did do nothing at all. Got out my flare pistol shot some flares of, and
realized that is also hopeless in this weather. Finally called a mayday on
channel 16 hoping to reach the Naos harbor board, it took a while but they
answered, and told me that a lifeboat will be on its way.
anchor line of the fisherman anchor was hanging down so the line had broken
so we were again hanging only on the Spade and chain but for how long!!!!!!
what I thought a long time the lifeboat came alongside off me downwind and
the crew yelled to me to jump, no I yelled tow us to the harbor, but the
Spanish lifeboat crew told no go, you will have to jump, so I did and 3
pairs of strong hands pulled me unto the lifeboat.
I was sitting on the cockpit floor of this lifeboat going at full speed
towards the safety of Naos harbor, shocked ,dazzled, troubled and very
worried the starboard engine was still running and all the lights were still
on, when I jumped ???.
lifeboat moored into her box and it seems to me that the wind was degreasing
in force, I did asked the Captain to take me back to my boat, he said no, we
will go at first light in the morning we will go and have a look, your life
is more important than the boat.(...the next morning...)
Manuel’s little fishing boat and 3 man we went towards my boat, and went
alongside we saw that the engine had stopped because of lots of plastic bags
where stag on the propeller, batteries completely flat,
portside engine who was still hanging under water, and with the 4 off us
hoisted the engine on board, and we managed to started with the pull cord
the starboard engine.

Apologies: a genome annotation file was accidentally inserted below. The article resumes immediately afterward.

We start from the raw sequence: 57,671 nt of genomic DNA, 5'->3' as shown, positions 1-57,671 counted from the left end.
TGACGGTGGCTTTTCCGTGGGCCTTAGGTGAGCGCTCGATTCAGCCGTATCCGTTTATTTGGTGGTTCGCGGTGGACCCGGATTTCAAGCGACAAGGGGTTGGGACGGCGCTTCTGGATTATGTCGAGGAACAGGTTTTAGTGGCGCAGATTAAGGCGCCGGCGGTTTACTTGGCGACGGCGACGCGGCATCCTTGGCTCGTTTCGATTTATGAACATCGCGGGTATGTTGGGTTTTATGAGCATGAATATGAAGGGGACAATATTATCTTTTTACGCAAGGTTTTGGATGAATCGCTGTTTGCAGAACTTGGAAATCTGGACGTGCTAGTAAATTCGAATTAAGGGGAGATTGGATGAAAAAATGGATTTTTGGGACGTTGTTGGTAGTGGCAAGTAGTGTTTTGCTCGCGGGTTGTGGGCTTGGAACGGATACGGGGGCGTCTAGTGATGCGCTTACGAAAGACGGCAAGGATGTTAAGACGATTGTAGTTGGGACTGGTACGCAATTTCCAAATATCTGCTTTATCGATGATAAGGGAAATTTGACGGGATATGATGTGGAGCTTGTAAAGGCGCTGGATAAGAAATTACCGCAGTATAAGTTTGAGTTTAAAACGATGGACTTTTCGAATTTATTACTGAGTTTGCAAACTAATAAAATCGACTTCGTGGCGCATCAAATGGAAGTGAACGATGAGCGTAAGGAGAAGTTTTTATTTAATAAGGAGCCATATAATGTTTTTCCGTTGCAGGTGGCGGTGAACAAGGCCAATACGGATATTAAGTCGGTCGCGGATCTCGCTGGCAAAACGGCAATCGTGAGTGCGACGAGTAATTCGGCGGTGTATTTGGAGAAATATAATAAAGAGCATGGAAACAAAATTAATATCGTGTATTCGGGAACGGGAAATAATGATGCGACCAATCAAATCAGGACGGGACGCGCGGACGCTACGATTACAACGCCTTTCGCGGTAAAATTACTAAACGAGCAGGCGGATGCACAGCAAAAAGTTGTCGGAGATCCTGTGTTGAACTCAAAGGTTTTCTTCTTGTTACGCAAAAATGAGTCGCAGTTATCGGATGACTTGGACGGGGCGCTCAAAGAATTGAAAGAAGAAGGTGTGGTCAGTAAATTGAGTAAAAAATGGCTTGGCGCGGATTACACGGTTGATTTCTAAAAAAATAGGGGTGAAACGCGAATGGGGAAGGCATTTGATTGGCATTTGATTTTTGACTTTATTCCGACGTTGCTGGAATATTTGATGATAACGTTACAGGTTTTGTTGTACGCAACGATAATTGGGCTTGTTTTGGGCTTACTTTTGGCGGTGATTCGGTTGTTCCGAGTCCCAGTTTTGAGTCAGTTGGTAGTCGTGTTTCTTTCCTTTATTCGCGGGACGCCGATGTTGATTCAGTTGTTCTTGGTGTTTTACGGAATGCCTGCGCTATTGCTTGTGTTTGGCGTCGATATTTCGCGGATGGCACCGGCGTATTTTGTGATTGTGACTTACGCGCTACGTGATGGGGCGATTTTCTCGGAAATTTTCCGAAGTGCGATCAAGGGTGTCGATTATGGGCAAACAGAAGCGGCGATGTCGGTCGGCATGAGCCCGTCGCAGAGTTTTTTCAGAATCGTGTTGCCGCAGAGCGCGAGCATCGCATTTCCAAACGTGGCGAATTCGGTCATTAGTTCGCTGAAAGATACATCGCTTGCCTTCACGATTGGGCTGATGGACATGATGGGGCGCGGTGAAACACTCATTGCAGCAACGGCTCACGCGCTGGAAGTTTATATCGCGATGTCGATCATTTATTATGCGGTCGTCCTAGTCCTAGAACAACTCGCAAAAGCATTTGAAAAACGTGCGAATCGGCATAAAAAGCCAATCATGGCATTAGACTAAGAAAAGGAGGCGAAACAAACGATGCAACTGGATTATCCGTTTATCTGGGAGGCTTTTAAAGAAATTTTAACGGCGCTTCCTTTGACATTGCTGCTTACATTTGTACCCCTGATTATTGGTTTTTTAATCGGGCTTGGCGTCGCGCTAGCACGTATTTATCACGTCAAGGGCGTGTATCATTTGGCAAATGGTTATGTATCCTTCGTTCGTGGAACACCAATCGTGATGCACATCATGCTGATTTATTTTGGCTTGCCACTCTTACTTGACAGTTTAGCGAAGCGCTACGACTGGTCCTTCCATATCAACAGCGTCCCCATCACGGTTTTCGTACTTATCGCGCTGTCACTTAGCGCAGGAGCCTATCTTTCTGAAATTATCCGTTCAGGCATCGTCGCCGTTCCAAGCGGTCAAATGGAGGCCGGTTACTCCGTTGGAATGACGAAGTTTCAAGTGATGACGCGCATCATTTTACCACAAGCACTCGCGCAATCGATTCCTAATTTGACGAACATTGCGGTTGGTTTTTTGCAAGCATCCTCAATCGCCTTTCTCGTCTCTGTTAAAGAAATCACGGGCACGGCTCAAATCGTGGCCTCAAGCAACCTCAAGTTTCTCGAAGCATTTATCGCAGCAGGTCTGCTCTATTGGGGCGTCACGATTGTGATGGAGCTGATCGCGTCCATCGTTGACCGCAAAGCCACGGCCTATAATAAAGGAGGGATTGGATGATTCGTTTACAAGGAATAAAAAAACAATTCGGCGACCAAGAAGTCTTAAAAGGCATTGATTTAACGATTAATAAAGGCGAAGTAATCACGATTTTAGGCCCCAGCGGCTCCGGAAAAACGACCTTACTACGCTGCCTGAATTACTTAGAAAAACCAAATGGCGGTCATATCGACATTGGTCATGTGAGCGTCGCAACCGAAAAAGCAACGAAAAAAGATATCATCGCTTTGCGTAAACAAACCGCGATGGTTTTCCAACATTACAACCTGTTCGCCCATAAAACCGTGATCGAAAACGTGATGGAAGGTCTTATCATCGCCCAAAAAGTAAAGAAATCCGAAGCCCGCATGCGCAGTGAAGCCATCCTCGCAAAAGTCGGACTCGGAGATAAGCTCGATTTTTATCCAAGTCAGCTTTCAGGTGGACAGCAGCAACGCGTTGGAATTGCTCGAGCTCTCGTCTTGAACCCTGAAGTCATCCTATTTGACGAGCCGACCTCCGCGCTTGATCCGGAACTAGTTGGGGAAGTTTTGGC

made the catamaran’s portside fast on Emanuel little fishing boat and went
anchor up, the big fisherman anchor had not been holding anything at all,
the Spade anchor was really dug in and took quite some effort with the 4 of
us to break it out, the Spade blade had got stuck behind some rocks and with
the 8 mm extra strong galvanised chain kept the cat from disaster. The shank
of the Aluminum Spade was totally twisted but it did hang on. And thanks to
my 9 KG aluminum Spade anchor who realy saved my Catamaran. “We Two Are One”
from being shipwrecked.
day’s later with Emanuel and his little fishing boat and a Englisch
sailorfriend we went looking for the anchors, water was clear so we
snorkeled it took us about 15 minutes to find the anchors the line of the
small Fortress had been worn through, big Fortress the pin came out of the
shackle, which we found also. I did not put safety strap on the shackle at
the time of the storm, which I normally do.
we heard that a lot off damage had occurred all over the Canary Islands,
especially on Tenerife where windspeeds off wel over 120 knots was measured.
There occurred the most damage now 4 day’s later there is still no electric
power as yet.
everybody is working hard to repair the damage and trying to get rid off
this black vulcan dust. So gradually I will get my Catamaran shipshape
again, and hope to, in a week or two to go sailing again and try to forget
this terrible experience.
(Editors Note: We no longer recommend an
aluminium anchor as a main anchor because it can bend in extreme conditions
or with all chain rode - but this still shows the holding ability of the
Michael Barrett OBE
Lots of dramatic stories
in customer reports but the really great thing about the Spade is its
complete reliability in regular use in all sorts of conditions. Until we
bought a Spade, our cruising on the West Coast of Scotland was constantly
marred by dragging over kelp, rock and even sand in even moderate
conditions, and sleepless nights as the wind rose or the tide turned. For
the last three years we have never had to reset and have never dragged. It
bites quickly and stays set. The Spade is a brilliant design and gives total